Friday, January 17, 2020Light Snow -5°C

Constantines, etc. @ Club Lambi, 29/03

Posted by John / March 30, 2007

20070330_cons.jpgBry Webb of the Constantines

To earn the rock cliché "hard-working" or any of its synonyms (e.g., blue-collar, working-class, Springsteen-like), one really only needs a plaid shirt that buttons with snaps and the ability sing in a gravelly voice, eyes closed, and sweat a lot. Do these things and the adjectives will come.

I propose an alternative usage of these words, based upon the Montreal/Toronto/Guelph band the Constantines (who, conveniently, or maybe confusingly, also wear shirts with snaps and favour gravelly voices and sweating) and employed to emphasize the job-like nature of the band's performance. Another synonym might be "professional."

This new usage acknowledges that the band was loud and, unsurprisingly, dead-on musically. But it also describes a band that plows through each song with very few notes different from the last time they played them, each also with an eerily identical tempo. Minimal banter between songs. A few new songs that sounded as polished and flawless as their standards. A final encore, an unironic cover of AC/DC's Thunderstruck, that varied from the original only in that Bry Webb's voice is considerably less gravelly than Brian Johnson's. Audience pummelled, job done.

20070330_shotgun.jpgThe musical looseness decreased as the night went on (and I'm not saying un-looseness is a bad thing--I'm just saying) at the stiflingly hot Club Lambi, which was crammed like a Tokyo subway car.

The openers, Shotgun & Jaybird (shown at right, and sans Julie Doiron on this trip, sadly), are gangly and eager, physically and musically, and their songs frequently seem like they could crumble into two dudes gleefully hammering at their guitar strings. I like everything about this band: their chunky riffs, their simple, occasionally poetic lyrics, their slightly-off-key vocals, their indifference to their slightly-off-key vocals.

If you want professional and loose, Jon-Rae and the River (singer Jon-Rae shown below) might be the answer. I ran into MP contributor Matt Silver just before this band went on, and he promised me I would agree with everything he had written in a review of a previous show. I'm going to put the link in (and read it) after I finish writing this, but I seem to recall Matt describing an almost religious experience. That didn't quite happen for me, probably because I was slightly absorbed by the free Pringles at the bar.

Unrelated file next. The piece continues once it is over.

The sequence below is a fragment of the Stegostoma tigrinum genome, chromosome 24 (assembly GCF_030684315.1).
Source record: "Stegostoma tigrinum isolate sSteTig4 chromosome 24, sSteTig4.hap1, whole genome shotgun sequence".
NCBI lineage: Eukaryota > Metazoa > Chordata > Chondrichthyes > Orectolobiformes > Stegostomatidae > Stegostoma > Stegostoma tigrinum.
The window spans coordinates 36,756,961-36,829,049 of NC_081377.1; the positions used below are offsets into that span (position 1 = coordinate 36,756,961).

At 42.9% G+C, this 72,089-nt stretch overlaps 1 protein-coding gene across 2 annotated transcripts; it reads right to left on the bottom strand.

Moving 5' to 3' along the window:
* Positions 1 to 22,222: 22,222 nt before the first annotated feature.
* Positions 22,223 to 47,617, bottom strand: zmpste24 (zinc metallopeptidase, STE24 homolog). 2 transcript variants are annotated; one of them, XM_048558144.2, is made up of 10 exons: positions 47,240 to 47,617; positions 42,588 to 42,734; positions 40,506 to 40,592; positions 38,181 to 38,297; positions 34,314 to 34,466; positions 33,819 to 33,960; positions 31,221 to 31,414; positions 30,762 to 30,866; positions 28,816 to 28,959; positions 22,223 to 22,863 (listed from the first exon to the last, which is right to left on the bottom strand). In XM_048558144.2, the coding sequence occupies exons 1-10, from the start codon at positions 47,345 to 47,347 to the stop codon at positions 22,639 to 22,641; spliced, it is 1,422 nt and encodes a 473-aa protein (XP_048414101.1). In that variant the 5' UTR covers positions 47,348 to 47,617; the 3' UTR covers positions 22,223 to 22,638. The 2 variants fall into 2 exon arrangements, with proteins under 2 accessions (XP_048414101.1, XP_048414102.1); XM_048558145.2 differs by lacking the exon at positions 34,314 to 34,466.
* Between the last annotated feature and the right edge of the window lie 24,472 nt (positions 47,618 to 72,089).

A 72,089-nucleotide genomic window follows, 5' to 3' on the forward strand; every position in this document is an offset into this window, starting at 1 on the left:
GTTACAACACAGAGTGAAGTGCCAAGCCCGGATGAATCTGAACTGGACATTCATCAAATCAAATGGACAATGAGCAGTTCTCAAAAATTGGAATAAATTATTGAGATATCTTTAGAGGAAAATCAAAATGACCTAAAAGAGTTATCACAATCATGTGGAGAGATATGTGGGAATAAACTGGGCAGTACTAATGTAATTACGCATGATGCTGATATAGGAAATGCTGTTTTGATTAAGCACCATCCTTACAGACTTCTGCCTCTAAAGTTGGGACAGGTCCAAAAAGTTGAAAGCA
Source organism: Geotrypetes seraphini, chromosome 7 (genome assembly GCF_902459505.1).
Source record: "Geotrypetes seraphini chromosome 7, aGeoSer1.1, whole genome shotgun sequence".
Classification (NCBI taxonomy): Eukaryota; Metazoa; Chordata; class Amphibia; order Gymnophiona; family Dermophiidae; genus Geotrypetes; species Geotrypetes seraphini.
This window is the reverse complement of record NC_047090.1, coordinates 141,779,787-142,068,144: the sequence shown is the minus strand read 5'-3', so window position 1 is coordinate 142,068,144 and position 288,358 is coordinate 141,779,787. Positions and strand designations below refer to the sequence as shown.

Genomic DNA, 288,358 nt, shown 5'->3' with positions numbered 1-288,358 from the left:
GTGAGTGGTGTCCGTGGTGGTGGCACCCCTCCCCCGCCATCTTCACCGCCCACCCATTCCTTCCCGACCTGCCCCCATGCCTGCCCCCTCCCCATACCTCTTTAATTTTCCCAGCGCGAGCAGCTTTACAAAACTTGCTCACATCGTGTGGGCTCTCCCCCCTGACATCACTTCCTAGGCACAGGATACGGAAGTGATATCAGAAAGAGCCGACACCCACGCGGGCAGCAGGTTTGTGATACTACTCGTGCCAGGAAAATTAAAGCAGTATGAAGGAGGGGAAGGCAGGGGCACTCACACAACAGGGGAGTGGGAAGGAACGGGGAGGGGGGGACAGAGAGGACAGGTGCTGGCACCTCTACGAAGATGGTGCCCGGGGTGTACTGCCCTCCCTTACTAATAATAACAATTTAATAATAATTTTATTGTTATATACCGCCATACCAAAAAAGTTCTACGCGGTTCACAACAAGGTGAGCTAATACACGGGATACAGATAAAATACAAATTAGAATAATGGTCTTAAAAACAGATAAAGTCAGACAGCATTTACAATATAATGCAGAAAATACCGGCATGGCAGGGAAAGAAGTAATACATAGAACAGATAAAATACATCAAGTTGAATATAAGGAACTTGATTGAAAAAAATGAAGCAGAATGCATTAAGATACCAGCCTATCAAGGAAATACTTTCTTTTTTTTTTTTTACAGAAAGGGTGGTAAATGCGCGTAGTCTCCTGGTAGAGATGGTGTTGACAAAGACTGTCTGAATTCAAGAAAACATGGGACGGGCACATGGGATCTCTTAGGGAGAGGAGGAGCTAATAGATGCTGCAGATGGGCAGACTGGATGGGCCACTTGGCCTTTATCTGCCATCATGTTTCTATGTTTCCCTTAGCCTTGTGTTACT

But I was riveted by the intensity of their songs -- haunted blues and warped takes on traditionals, all fed through a rock n' roll filter. It was probably too loud for anyone in the crowd to engage in the usual Montreal during-performance small talk, but I doubt anyone would have anyway.




Chip / March 30, 2007 at 12:26 pm
Free pringles and good show? Damn. Sorry i missed it.
Trixie / March 31, 2007 at 01:39 am
Nice delineation/adaptation of the very recognizable "hard-working" band thing. One small point: about the "shirt that buttons with snaps"--don't shirts generally button with buttons and snap with snaps?
J Mac / March 31, 2007 at 02:27 am
I dunno. We say "button up a shirt," but I don't think we say "snap up a shirt." Wow, the word "snaps" doesn't even seem real to me right now. Let's just go with the more generic "do up," how about?
Trixie / March 31, 2007 at 04:58 pm
Snaps. Snaps. Snaps. Man, you're right. Very defamiliarizing.
I'm just in this mode because I also recently wrote about shirt snaps, in relation to the Sebadoh show. What would indie bands be without their snappy shirts? God bless 'em.
rrrobyn / April 4, 2007 at 04:36 pm
fastens with snaps
a plaid shirt that snaps up

i haven't been to lambi in ages precisely b/c it is so sweltering in there. also b/c i now live in the ocean.

Add a Comment

Other Cities: Toronto